You’ve Got the Teeth of a Hydra Upon You

I’m not known as a technical analyst (although I play one on TV).  Yet, today’s blog post is a technically-oriented look at the three-headed Hydra that emerged during today’s trading.

Head #1:  At nearly the precise moment when the yield on the 10-year Treasury matched the dividend yield of the S&P 500, the market began an accelerated decline.  Due to the volume and speed with which the decline occurred, one can probably attribute it to our friend the robot.  If this relationship persists, it could spell a bearish omen for stocks.

Head #2:  Today we witnessed the dreaded Bearish Engulfing Outside Reversal.  Put simply, the BEOR occurs when today’s high and today’s low exceed the highs and lows of yesterday’s trading.  If you’re charting in candlesticks, today’s candlestick has a higher top and a lower bottom than did yesterday’s.  Often, this portends a reversal in the direction of the market.

Head #3:  From Doug Kass…  The last two times the S&P 500 hit an all-time high and closed more than 1% from that high were 10/11/07 and 3/24/00.  Things got a little interesting after each of those dates.  Today the high was achieved at 10:29 a.m. with the S&P touching 1687.18.  By the close, the S&P had settled at 1655.34 — a decline of nearly 1.9%.

Taken individually, each of these Hydra Heads could be nothing more than interesting data points.  But when all three occur on the same day, my antenna goes up.

As for why this happened, I can try to glean causation out of correlation.  The market seemed to move in concert with the prevailing winds of the Federal Reserve’s signalling the tapering of POMO or not.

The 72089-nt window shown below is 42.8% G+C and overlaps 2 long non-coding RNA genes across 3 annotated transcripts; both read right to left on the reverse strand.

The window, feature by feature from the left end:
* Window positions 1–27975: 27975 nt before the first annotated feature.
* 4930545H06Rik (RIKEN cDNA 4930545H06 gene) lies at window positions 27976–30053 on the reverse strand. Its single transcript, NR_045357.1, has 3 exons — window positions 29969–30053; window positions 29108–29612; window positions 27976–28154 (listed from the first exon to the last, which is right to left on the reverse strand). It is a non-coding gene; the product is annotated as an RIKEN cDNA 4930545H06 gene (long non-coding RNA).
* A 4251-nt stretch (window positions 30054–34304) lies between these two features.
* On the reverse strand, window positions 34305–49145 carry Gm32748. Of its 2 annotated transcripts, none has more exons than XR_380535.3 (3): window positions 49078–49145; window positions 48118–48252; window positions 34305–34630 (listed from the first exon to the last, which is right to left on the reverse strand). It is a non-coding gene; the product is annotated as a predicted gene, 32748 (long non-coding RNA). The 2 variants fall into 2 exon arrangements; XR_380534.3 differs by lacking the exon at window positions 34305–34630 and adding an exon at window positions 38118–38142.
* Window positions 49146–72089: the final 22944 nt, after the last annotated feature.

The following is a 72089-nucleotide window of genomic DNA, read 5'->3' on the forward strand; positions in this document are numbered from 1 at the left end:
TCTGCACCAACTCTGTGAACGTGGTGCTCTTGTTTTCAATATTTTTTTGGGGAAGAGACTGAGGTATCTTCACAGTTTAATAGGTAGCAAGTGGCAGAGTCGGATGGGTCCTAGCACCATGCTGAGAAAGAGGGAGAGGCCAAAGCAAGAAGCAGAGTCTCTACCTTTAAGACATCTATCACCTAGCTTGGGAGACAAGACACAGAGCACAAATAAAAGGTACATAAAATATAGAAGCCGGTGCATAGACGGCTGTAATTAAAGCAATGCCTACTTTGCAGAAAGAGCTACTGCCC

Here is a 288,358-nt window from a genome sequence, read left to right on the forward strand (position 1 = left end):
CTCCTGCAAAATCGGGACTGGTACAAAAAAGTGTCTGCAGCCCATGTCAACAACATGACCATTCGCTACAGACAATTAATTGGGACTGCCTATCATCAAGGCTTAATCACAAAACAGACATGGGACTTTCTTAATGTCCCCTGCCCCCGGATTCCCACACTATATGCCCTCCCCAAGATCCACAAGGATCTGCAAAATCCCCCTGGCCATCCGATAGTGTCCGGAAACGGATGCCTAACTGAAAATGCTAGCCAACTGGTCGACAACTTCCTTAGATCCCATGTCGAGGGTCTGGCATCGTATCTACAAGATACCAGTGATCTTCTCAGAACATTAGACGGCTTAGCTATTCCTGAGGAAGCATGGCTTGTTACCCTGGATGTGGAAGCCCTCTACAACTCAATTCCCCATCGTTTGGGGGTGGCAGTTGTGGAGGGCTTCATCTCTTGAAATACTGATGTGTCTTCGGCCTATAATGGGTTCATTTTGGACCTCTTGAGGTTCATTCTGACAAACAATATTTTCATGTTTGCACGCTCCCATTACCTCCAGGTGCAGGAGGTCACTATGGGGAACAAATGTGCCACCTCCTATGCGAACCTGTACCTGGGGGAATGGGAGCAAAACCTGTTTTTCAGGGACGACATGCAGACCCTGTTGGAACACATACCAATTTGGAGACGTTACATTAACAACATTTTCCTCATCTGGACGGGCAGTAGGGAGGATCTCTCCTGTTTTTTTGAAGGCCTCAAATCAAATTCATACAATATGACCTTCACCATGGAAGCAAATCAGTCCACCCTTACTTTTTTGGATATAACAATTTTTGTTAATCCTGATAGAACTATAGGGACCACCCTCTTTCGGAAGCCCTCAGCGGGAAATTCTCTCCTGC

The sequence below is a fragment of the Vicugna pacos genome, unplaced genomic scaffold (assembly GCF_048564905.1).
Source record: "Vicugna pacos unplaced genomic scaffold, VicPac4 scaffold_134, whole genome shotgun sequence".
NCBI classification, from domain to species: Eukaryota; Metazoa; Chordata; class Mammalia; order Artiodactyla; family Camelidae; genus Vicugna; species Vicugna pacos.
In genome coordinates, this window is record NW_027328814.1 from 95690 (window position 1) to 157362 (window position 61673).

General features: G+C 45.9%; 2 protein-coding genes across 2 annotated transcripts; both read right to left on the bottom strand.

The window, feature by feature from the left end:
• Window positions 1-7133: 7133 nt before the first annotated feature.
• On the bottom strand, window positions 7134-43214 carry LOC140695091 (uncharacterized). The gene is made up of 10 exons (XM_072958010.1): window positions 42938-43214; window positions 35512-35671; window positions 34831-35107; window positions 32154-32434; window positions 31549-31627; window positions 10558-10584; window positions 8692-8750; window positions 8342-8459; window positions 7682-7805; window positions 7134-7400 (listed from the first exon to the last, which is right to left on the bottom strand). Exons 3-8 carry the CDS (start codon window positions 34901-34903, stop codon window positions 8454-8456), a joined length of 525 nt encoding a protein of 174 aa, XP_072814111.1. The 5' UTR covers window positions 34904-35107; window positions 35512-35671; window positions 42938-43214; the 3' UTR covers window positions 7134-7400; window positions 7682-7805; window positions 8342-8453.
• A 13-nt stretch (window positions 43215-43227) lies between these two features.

It now looks like we’re in a taper-on/taper-off market.

The robots are going to be quite busy.

Get it on, bang a gong.  – LL


The Market’s Amazing Technicolor Dreamchart

With High Frequency Trading accidents occurring at an accelerating rate (Flash Crash, BATS IPO, Facebook IPO, Knight Capital, and endless single-name examples), it might be nice to see a timeline illustrating just how prevalent these bots have become.

Lucky for us, the good folks from NANEX, specifically Felix Salmon, put together an animated example — using real-time data.

The video that follows illustrates trading volume across all major exchanges (the exchange ID’s are color-coded in the legend on the upper right corner).  The lower left corner shows the dates of the trades as they progress from reasonable volume in 2007 through being monkeyhammered by 2011.

It will take 30 or 40 seconds to get through all four years, but the wait will be rewarded as you see the explosion in volume as the dates approach the most recent.

Draw your own conclusion…

Here is the link:

Clowns to the Left of Me, Jokers to the Right

We frequently blog about the structural strains put on the market by algorithmic and high frequency trading.  We’ve also blogged (more than a few times) about the distortions in price discovery caused by central bank intervention, zero interest rate policy, etc. (most recently pointing out that 80% of the annual equity premium since 1994 was attributable to trading in the 24 hours before a Fed announcement).

This morning, however, saw a convergence of the two we seldom get to “enjoy.”

First, today’s episode of “Algos Gone Wild” was set at the NYSE, where 148 symbols began trading wildly and with ludicrous volumes at the open.  While there seems to be some linkage to Knight Capital, the specifics are not yet clear.  What we do know is that these stocks started swinging inexplicably by magnitudes of 10% or more.

A quote from a director of floor trading:  “Stocks are moving all over the place, they are weird, and they are trading like millions of shares 100 shares at a time.”

An example, provided by CNBC, would be Molycorp.  This stock traded 5.7 million shares in the first 45 minutes of trading.  Typically, Molycorp trades about 2.65 million shares per day.

If there is an upside to this story, the NYSE quickly halting the affected stocks may very well have averted another flash crash.  Small consolation in the scheme of things.